Remembering Camille Claudel

July 2, 2021 0 Comments
Auguste Rodin, Camille Claudel

The Auguste Rodin exhibition now at Tate Modern takes you beyond easy assumptions about the artist, based on the best-known works and a few fragments of biography.  Rodin’s escape from the conventional beauties of classicism into reconstructing real human bodies came in 1876 with The age of bronze.  Its realism scandalised the critics.  But that’s just the starting point for this show, which opens up many windows on to his later works.  They took him beyond realism, and beyond art-as-object towards art-as-process.  What we see is mainly white plaster casts. Rodin valued casts for themselves, apart from the bronzes he used them to create. 

The Burghers of Calais has a room to itself.  Rodin squeezes maximum expression from the roped-together and about-to-be-executed councillors.  Elsewhere there are familiar single figures: several versions of the novelist Balzac, flabby-faced and pot-bellied but heroic, and the headless Walking man.  Some figures Rodin deliberately amputates or assembles from different pieces, to echo survivals from Greek and Roman sculpture.  But he also makes delicately tinted drawings of women swimming, and creates some works that border on surrealism: a miniature woman hiding out in an antique vessel, and neat rows of ‘abattis’ (giblets): small human hands, arms and legs, which, like an anatomist, Rodin kept in drawers as a reference collection.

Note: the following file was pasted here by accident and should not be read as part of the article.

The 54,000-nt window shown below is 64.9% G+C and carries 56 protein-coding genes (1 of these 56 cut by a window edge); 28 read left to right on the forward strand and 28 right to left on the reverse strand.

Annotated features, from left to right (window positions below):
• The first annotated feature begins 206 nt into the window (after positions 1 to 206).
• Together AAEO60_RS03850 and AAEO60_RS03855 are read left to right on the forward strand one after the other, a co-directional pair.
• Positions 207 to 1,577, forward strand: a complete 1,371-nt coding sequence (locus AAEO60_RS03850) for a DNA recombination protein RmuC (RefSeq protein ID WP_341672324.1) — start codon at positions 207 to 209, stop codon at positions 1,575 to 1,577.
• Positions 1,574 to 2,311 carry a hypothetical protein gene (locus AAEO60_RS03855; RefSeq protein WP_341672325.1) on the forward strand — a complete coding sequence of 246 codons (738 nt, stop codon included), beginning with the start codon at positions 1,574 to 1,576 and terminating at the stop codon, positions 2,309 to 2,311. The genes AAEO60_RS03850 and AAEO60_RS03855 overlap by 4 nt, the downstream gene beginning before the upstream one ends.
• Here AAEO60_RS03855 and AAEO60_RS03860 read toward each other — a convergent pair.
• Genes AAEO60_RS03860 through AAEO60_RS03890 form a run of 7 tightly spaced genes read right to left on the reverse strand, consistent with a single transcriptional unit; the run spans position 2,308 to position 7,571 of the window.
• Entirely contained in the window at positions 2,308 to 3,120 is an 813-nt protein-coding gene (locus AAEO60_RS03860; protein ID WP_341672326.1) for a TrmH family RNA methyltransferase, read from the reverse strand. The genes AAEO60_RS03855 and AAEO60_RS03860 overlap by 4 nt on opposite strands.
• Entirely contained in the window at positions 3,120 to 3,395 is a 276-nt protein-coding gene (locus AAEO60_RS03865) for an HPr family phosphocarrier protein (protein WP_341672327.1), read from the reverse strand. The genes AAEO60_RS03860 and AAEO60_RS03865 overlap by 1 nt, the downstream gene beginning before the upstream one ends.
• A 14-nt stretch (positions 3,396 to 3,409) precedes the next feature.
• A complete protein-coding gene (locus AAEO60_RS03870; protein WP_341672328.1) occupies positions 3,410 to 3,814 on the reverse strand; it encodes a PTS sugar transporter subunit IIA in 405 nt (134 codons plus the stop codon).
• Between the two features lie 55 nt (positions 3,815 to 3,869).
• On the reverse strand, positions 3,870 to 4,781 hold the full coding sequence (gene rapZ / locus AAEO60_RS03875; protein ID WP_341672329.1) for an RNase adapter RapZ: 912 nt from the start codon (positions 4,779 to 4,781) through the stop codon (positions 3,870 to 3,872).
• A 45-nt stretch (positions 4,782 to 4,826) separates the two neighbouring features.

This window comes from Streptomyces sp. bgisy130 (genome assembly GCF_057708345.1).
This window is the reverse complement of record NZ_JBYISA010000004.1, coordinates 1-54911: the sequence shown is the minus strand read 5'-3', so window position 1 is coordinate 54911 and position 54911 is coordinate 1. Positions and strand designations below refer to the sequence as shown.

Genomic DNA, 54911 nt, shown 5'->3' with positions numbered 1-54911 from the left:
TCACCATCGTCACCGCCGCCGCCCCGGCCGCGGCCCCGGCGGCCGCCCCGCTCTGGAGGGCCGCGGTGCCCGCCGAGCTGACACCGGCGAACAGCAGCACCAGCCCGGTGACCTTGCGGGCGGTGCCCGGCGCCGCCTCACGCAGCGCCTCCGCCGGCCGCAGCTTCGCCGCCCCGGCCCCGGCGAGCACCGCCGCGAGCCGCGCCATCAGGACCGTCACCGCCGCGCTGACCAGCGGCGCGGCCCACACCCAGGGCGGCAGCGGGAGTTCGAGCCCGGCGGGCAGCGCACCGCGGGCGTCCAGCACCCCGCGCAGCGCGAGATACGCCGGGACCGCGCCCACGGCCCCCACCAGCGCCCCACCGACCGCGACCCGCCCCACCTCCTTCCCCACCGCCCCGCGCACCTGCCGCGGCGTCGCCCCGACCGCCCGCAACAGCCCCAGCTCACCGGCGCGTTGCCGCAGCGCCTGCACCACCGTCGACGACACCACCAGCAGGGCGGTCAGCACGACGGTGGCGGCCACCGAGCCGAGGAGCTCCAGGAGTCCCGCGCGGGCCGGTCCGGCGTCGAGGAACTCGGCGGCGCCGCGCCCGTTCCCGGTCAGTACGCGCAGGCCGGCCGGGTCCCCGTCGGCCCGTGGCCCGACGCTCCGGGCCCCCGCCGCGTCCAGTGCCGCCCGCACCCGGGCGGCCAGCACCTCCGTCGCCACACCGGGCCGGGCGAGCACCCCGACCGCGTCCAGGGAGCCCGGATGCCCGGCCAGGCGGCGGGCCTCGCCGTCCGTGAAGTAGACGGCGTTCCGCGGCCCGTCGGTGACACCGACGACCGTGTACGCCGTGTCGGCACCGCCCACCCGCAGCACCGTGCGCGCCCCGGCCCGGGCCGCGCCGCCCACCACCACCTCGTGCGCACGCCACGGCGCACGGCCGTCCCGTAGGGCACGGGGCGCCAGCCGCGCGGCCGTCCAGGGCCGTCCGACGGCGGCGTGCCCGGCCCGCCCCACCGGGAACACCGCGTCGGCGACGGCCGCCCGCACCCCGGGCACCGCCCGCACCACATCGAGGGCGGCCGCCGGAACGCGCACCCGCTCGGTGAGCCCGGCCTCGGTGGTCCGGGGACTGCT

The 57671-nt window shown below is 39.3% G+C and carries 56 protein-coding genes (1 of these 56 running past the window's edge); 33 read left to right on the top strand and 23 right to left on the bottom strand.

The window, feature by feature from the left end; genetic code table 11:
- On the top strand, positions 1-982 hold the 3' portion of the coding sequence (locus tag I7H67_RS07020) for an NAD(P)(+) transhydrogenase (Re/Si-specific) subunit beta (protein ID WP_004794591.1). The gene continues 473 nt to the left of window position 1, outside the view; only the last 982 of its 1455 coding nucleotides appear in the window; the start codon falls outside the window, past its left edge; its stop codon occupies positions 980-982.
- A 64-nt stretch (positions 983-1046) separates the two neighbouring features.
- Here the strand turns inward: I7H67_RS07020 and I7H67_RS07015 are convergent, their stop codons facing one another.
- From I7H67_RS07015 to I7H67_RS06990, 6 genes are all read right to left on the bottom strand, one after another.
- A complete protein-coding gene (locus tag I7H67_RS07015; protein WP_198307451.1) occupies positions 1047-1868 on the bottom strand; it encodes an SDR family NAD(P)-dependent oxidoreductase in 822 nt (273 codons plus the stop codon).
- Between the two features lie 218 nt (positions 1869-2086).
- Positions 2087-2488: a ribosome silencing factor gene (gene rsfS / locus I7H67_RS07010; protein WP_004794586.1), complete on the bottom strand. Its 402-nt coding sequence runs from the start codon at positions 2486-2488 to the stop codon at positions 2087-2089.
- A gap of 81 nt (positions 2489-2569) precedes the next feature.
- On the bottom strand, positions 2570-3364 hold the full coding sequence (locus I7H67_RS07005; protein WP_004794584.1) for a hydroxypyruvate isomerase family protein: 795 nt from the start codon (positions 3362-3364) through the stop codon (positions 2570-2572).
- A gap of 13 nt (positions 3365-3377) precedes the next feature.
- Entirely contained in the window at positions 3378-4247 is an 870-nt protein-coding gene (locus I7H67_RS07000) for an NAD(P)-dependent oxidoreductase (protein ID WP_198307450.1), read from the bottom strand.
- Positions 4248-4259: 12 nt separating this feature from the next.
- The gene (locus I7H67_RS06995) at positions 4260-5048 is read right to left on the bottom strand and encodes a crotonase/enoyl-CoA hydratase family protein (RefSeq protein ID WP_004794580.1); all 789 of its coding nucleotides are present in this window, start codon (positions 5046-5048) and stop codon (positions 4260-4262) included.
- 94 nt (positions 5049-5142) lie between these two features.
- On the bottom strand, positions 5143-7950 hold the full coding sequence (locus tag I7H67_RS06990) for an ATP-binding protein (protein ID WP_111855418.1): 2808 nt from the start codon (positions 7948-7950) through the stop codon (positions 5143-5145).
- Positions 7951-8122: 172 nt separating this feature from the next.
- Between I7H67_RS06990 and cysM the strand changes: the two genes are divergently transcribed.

Camille Claudet (c1884) (Musee Rodin)

We catch glimpses in the show of some of the women in Rodin’s personal and artistic life.  Curiously, Gwen John, his model and lover from 1904, is absent, but the exhibition introduces us to Rose Beuret, the seamstress and model who stayed with him for 53 years and finally married him, just before their deaths, Hélène von Nostitz, aristocratic friend and model, Ohta Hisa, Japanese actor and dancer and yet another model, and his fellow-sculptor Camille Claudel.

Camille was born in northern France in 1864.  She was already experimenting with shaping clay at the age of twelve, while living with her family in Nogent-sur-Seine.  Determined to be an artist, she moved to Paris and joined the Académie Colarossi, one of the few art schools open to women.  Very unusually, it allowed women to work from nude male models.  Her teacher was Alfred Boucher, a generous helper of artists, who made a sculpture of her reading (she in turn made a bust of him).  In 1882 she shared a studio with three women sculptors from Britain, Emily Fawcett, Jessie Lipscomb and Amy Singer.

Alfred Boucher, Camille Claudet reading